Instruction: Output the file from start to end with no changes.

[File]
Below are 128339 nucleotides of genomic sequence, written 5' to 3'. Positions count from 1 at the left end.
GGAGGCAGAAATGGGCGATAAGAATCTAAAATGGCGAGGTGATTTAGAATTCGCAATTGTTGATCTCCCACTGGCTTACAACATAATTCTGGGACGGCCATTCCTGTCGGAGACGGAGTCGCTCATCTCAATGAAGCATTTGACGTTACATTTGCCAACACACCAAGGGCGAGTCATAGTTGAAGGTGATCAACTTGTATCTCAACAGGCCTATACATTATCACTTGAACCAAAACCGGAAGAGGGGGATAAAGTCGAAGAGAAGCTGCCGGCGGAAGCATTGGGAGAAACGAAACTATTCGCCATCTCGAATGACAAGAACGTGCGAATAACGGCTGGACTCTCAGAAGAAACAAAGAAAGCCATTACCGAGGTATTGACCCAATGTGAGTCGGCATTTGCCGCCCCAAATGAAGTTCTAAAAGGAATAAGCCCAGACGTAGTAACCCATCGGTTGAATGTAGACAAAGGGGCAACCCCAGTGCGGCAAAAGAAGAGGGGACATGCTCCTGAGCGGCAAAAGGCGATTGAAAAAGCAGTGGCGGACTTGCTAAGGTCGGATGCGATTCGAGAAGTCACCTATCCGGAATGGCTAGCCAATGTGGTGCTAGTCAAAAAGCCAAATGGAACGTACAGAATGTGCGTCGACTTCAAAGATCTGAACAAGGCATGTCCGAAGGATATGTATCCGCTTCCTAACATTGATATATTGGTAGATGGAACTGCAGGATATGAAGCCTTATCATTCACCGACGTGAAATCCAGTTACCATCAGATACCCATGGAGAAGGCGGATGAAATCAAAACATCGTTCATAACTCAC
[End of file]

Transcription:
Below are 128339 nucleotides of genomic sequence, written 5' to 3'. Positions count from 1 at the left end.
GGAGGCAGAAATGGGCGATAAGAATCTAAAATGGCGAGGTGATTTAGAATTCGCAATTGTTGATCTCCCACTGGCTTACAACATAATTCTGGGACGGCCATTCCTGTCGGAGACGGAGTCGCTCATCTCAATGAAGCATTTGACGTTACATTTGCCAACACACCAAGGGCGAGTCATAGTTGAAGGTGATCAACTTGTATCTCAACAGGCCTATACATTATCACTTGAACCAAAACCGGAAGAGGGGGATAAAGTCGAAGAGAAGCTGCCGGCGGAAGCATTGGGAGAAACGAAACTATTCGCCATCTCGAATGACAAGAACGTGCGAATAACGGCTGGACTCTCAGAAGAAACAAAGAAAGCCATTACCGAGGTATTGACCCAATGTGAGTCGGCATTTGCCGCCCCAAATGAAGTTCTAAAAGGAATAAGCCCAGACGTAGTAACCCATCGGTTGAATGTAGACAAAGGGGCAACCCCAGTGCGGCAAAAGAAGAGGGGACATGCTCCTGAGCGGCAAAAGGCGATTGAAAAAGCAGTGGCGGACTTGCTAAGGTCGGATGCGATTCGAGAAGTCACCTATCCGGAATGGCTAGCCAATGTGGTGCTAGTCAAAAAGCCAAATGGAACGTACAGAATGTGCGTCGACTTCAAAGATCTGAACAAGGCATGTCCGAAGGATATGTATCCGCTTCCTAACATTGATATATTGGTAGATGGAACTGCAGGATATGAAGCCTTATCATTCACCGACGTGAAATCCAGTTACCATCAGATACCCATGGAGAAGGCGGATGAAATCAAAACATCGTTCATAACTCAC